Calochortus albus is a globe tulip form found in woodlands south of San Francisco Bay, California and through the Sierra Nevada foothills. There are two varietal names circulating, neither of which is officially recognized. However, we use it here for organizational convenience. These two varietal names, however, do not cover the variation found in this species. This species can be grown in a standard well drained mix. It likes a shady area with dappled sunlight but can be grown in practically full sun in areas very near the ocean where temperatures are cool. Seedlings grow faster if they are fertilized. Plants must be given a completely dry summer dormancy.
Seed photo by David Pilling.
Photo 1 is from Mary Sue Ittner, photo 2 is from Ron Parsons of the Southern California form, a disjunct population that is similar to the Sierra Nevada form, and extends south into Northern Baja California. Photos 3-6 were taken by Nhu Nguyen of a robust form in the foothills of Mount Diablo, northern California.
The photos below were taken by Nhu Nguyen of plants grown from seeds of the Diablo Foothills form shown above.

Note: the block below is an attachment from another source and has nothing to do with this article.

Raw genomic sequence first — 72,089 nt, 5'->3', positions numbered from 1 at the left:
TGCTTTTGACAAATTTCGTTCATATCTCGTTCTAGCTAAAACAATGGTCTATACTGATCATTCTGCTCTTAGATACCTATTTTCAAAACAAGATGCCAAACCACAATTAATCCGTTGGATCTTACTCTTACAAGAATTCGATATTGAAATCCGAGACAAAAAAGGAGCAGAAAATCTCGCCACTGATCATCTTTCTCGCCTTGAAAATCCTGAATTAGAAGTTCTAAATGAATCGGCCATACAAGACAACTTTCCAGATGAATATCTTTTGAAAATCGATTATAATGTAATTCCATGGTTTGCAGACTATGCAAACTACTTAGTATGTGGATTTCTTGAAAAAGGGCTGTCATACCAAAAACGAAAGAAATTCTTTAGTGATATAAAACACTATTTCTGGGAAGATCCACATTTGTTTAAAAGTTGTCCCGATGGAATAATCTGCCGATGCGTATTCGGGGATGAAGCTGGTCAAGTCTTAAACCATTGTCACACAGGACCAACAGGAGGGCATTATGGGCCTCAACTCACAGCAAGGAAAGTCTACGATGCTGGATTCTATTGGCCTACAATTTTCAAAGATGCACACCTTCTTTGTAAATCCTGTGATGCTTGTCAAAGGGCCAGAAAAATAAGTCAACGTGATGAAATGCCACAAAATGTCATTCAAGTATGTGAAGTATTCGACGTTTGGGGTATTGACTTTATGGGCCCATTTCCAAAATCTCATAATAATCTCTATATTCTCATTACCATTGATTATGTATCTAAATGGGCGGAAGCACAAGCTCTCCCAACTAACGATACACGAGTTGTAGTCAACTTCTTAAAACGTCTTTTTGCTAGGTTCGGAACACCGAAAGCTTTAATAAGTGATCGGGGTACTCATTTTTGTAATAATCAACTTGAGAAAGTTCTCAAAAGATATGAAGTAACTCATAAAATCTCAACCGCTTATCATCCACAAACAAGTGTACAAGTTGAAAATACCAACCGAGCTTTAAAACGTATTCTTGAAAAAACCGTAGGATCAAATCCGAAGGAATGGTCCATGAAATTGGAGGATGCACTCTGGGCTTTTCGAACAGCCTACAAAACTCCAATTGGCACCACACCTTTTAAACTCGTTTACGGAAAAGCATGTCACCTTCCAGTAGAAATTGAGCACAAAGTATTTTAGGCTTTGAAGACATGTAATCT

Calochortus albus var. albus is a form that has mostly white tepals with a pinkish gland. Photos 1-4 were taken by Mary Sue Ittner. The first three show it growing on the Hite Cove Trail along the Merced River, blooming April 2005 with Triteleia ixioides ssp. scabra and Collinsia heterophylla. Photo 4 was taken at Figueroa Mountain April 2005. Photo 5 was taken by Nhu Nguyen of plants in habitat.
The photos below were taken of plants in cultivation. Photo 1 was taken by Doug Westfall on March 10, 2003. Photos 2-6 were taken by Nhu Nguyen. Photos 2-3 were taken at the UC Botanical Garden and photos 4-6 were of plants grown by Nhu Nguyen.
Calochortus albus var. rubellus is a form that is quite variable from blush red to bright red. Photo 1 is from a very dark population, Northwest Native Seed collection, photo by Mark Mazer. Photos 2-4 were taken by Nhu Nguyen of a plant from Telos Rare Bulbs.
Excerpts and photos from Kipp McMichael's "Calochortus pursuits":
"In the hills west of Templeton, CA, the population of Calochortus albus produces a range of pink to deeply wine-red blooming plants. The mild climate here allows for a long blooming season we would return to a few times in April and May. Informally called Calocortus albus var rubellus, the darkest colored plants have sumptuous deep wine-colored blooms (a fact not unnoticed by a local winery that boasts of this local lily)."
"Our final stop on this weekender was a return to hills west of Templeton to see Calochortus albus var rubellus. We found the colony nearer to peak-bloom than out first visit. Clearly the genetics of color in this taxon is complicated. Growing side by side were plants from nearly pure, greenish white [Calochortus albus var. albus] all the way to deeply-wine red - and all shades in-between."